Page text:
Hiring and Retaining a Diverse Workforce
Predominantly white arts organizations are eager to have a diverse workforce and audience. But what does it take to make people of all races, colors, and creeds feel truly welcome?
Join ArtsBoston for a panel discussion that examines why having a culturally diverse staff ultimately helps an organization run better. What can we gain from inviting traditionally marginalized populations to the table? And how can we do that thoughtfully and intentionally? Hear our panel members talk about their trials and tribulations in recruiting and retaining POC staff members in an effort to make the field more equitable.
You’ll Walk Away With…
Guidance on searching for and hiring employees of color
Tools for assessing and improving your organizational culture
Examples of organizations with leading equitable and inclusive hiring practices
Who Should Attend:
Managing Directors, Executive Directors, Artistic Directors, HR Consultants, Team Leaders, Middle Management, and anyone who hires employees in the arts
Wyona Lynch-McWhite, Vice President
Arts Consulting Group
Wyona Lynch-McWhite joined ACG’s Boston office as Vice President in 2016, bringing a long and accomplished career in the museum and cultural sector, including more than 21 years of experience leading art, university, and multidisciplinary museums. Prior to joining ACG, Ms. Lynch-McWhite served as the Executive Director of Fruitlands Museum. She grew museum membership while increasing attendance, contributed support, and earned revenue. Ms. Lynch-McWhite also held leadership roles at Fuller Craft Museum, New England’s only museum of contemporary craft focused on the objects, ideas, and insights that inspire both patrons and artists to explore life through the art of contemporary craft. While there, she held the role of Deputy Director and, later, Executive Director. In addition to her work with national, regional, and local museum organizations, Ms. Lynch-McWhite has served as the Chair of the Roanoke City Arts Commission and as a National Grant Reviewer for the National Endowment for the Arts and the Institute of Museum and Library Services.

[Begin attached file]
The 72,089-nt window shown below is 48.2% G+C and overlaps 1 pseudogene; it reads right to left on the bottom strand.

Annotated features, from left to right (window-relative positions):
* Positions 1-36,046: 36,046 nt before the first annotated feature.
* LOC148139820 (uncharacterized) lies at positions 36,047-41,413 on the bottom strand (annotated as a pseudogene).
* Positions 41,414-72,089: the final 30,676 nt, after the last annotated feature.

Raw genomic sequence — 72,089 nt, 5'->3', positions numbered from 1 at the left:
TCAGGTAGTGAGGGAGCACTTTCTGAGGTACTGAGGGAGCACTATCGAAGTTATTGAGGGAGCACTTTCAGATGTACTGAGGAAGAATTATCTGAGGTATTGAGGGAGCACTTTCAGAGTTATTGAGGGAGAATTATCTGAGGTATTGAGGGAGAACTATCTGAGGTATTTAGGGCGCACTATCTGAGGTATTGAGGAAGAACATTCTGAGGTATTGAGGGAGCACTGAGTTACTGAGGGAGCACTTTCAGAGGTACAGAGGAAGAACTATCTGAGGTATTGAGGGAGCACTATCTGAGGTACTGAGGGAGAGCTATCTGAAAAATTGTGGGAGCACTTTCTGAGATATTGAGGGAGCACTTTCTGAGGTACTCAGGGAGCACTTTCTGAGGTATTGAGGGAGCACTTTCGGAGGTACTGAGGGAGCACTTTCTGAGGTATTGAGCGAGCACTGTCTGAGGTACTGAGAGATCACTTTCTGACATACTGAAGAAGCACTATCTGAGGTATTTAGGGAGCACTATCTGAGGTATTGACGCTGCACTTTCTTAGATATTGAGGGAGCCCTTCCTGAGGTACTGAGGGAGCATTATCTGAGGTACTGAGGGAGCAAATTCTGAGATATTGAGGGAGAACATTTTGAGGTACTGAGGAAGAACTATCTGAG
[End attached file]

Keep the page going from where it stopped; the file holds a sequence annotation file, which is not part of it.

Lecolion Washington, Executive Director/CEO
Boston Community Music Center
Tenured at the age of 33, Washington served as a bassoon professor for 15 years at the University of Missouri and the University of Memphis. Washington had a successful 20-year career as a solo and chamber musician, and his CD entitled Legacy: Music for Bassoon by African-American Composers was released in 2007 to very positive reviews. Throughout his career Washington has been a staunch advocate for the relevance of music as an agent for social change, particularly as it relates to youth from underserved communities and communities of color. He was the Co-Founder/Executive Director of the PRIZM Ensemble in Memphis from 2009-2017 and was the founder of the PRIZM International Chamber Music Festival. From 2014-2017, Washington served as the Director of In-School Programs for the Memphis Music Initiative where he led the creation of and oversaw a teaching artist program that reached approximately 4000 Memphis youth weekly. In 2015, he was named as one of the Memphis Business Journal’s “Top 40 Under 40”. He became the Executive Director/CEO of the Community Music Center of Boston in September 2017.
Harold Steward, Managing Director
The Theater Offensive
Before moving to Boston and joining The Theater Offensive team, Harold Steward served as Manager of the South Dallas Cultural Center, a division the City of Dallas Office of Cultural Affairs, which provides instruction and enrichment in the arts with an emphasis on the African contribution to world culture. Steward also founded Fahari Arts Institute in Dallas in 2009 after recognizing a gap in the landscape for local LGBTQ artists of color in Dallas. Fahari Arts Institute celebrates, displays and produces the work of queer artists from the African Diaspora. Steward is a member of the Board of Directors for the National Performance Network/Visual Artists Network and holds leadership and volunteer roles with Next Gen National Arts Network and Abounding Prosperity.
Evelyn Francis, Director of Programs
The Theater Offensive
Evelyn Francis is a theatre artist, educator and administrator that joined The Theater Offensive (TTO) as lead teaching artist for True Colors: OUT Youth Theater in 2001. She was promoted in 2010 to oversee all elements of TTO’s OUT in Your Neighborhood strategy and now serves as the Interim Artistic Director. As a co-author of the Boston Youth Arts Evaluation Project, Evelyn developed a set of evaluative tools which are utilized across the continent. Evelyn also served as the lead researcher with the Boston Children’s Hospital studying the effect of LGBTQ-specific theater as an intervention for low self-esteem and depression in LGBTQ youth. She is the Founding Co-Chair of The Pride Youth Theater Alliance, and in 2016, Evelyn accepted the National Arts and Humanities Youth Program Award from First Lady Michelle Obama on behalf of True Colors.
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